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In my code below, when I enter in some non-numeric letters at the input (ie. $temp), it responds with "Too cold!" instead of "invalid". What am I missing?

#!/usr/bin/perl

print "What is the temperature outside? ";
$temp=<>;
if ($temp > 72) {
  print "Too hot!\n"; }
elsif ($temp <= 72) {
  print "Too cold!\n"; }
else {
  print "Temperature $temp is invalid.\n"; }
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1  
Perl is a "weakly typed" language in this aspect. Be careful with operators lest coercions (like this!) bite. –  user166390 Dec 12 '11 at 2:49

5 Answers 5

up vote 6 down vote accepted

This is because it will be treated as 0 if it cannot be converted into a number. You should check before if the response has only numbers, or restrict the input in any other way so that only a valid number can be entered. Something along the lines:

print "invalid" if ($temp =~ /\D/);

(prints invalid if $temp contains any non-digit character. Note that this may invalidate "+" and "-", but you get the idea).

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@kurotsuki - And get in the habit of using "use strict" and "use warnings" ;) –  paulsm4 Dec 12 '11 at 1:21

The numerical comparison operators expect their arguments to be numbers. If you try to compare a string like 'foo' using a numerical comparison, it will be converted silently to the number 0, which is less than 72.

If you had warnings turned on, you would have been told what was going on.

friedo$ perl -Mwarnings -E 'say "foo" < 72'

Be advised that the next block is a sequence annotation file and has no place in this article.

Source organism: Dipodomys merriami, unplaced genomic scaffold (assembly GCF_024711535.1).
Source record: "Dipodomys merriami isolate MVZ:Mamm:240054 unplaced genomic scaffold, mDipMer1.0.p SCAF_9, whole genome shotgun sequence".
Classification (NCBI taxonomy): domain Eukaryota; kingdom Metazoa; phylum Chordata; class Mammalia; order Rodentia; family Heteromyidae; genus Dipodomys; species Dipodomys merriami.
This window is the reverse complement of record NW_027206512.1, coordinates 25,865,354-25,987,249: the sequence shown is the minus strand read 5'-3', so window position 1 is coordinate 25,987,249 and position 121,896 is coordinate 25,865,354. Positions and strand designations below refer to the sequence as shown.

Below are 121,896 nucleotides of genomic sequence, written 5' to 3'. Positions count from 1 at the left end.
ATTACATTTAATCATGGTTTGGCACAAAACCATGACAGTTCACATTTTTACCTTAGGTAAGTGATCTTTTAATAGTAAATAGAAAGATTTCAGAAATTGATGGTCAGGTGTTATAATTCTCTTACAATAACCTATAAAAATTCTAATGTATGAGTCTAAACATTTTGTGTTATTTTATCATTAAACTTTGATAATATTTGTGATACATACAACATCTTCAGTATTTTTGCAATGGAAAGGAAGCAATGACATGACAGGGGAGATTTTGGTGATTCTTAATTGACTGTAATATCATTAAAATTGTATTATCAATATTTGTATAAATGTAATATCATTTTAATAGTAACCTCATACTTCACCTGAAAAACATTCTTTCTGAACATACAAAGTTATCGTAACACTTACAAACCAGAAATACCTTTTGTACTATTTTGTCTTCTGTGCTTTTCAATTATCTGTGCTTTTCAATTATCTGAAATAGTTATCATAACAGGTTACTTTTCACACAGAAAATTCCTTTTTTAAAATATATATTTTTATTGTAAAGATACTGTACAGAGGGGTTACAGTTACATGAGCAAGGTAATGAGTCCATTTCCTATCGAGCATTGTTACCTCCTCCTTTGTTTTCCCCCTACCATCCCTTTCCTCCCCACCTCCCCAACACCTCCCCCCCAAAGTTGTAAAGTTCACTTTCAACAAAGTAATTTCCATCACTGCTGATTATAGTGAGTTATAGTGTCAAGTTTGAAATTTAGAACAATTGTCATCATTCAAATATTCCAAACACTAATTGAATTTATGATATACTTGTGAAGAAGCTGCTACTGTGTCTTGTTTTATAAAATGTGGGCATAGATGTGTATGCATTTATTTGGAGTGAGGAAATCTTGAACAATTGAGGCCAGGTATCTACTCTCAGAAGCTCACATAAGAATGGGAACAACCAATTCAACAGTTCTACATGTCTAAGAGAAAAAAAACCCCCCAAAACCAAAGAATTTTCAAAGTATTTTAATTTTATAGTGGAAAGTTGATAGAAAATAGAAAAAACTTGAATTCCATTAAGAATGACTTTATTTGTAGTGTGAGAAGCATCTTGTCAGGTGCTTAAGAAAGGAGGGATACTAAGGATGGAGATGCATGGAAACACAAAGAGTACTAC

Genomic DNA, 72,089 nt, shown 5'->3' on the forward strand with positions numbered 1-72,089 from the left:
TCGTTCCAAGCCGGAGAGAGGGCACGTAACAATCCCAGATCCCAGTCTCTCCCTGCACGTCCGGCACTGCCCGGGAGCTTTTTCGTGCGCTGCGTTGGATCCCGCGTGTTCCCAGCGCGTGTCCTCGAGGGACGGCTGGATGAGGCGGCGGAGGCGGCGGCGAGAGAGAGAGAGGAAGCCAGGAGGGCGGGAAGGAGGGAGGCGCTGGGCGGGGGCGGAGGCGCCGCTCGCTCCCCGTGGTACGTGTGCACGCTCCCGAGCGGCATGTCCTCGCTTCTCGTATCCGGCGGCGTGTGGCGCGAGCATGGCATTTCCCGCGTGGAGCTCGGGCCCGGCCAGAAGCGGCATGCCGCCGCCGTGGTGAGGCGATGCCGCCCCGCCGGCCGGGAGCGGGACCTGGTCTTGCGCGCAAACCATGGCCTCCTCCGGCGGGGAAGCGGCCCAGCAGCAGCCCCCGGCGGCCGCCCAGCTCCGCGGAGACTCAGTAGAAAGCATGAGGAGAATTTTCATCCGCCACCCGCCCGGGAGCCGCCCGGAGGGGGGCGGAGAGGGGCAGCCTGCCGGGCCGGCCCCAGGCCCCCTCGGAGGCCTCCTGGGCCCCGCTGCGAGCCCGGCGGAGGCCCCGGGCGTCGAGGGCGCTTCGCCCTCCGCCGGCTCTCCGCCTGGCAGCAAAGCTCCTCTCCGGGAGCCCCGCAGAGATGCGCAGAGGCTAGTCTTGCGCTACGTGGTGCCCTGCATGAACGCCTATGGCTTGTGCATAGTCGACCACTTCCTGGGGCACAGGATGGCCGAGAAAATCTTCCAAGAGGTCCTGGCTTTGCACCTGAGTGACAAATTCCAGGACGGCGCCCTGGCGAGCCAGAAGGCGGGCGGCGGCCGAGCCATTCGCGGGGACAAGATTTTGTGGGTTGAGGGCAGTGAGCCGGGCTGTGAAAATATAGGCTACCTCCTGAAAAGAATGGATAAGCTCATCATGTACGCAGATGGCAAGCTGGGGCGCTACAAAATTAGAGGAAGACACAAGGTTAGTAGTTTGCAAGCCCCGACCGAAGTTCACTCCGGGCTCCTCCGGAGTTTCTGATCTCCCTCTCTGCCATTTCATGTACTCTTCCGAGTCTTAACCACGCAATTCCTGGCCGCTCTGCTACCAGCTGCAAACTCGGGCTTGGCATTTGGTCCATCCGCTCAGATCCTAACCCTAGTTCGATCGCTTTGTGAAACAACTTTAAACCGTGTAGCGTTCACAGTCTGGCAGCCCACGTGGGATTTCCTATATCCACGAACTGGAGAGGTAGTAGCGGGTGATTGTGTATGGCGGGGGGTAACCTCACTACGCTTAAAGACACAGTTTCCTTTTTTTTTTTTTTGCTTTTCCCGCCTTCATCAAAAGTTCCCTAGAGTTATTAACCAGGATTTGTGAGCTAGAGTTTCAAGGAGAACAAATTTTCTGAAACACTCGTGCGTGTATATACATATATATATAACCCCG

Argument "foo" isn't numeric in numeric lt (<) at -e line 1.
1

This is why you should always begin your programs with

use strict;
use warnings;
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Casting an invalid numerical string to a number results in 0, therefor you could use something as the below to see if the input was indeed valid or not.

print "What is the temperature outside? ";

$temp=<>;

if ($temp == 0 && $temp ne '0') {
  print "Temperature $temp is invalid.\n"; }
elsif ($temp > 72) {
  print "Too hot!\n"; }
elsif ($temp <= 72) {
  print "Too cold!\n"; }

Explanation: If the input string was casted into 0 (zero) though the string itself isn't equal to '0' (zero) the input is not numeric, hence; invalid.


You could also check to see if the input only consists of [0-9.] by using a regular expression, that would ensure that it's a valid number (also remember that numbers do not start with 0 (zero) and then have digits that follow, unless you are writing in octal.

Note: Remember to trim the input string from white spaces before the above check.

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For precisely this reason (and many others), you're MUCH better off if you enable "use warnings":

#!/usr/bin/perl
    use strict;
    use warnings;
    ...
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Try it after removing the trailing newline, which is probably what's causing Perl to treat it as a string rather than a number:

chomp( my $test = <> );
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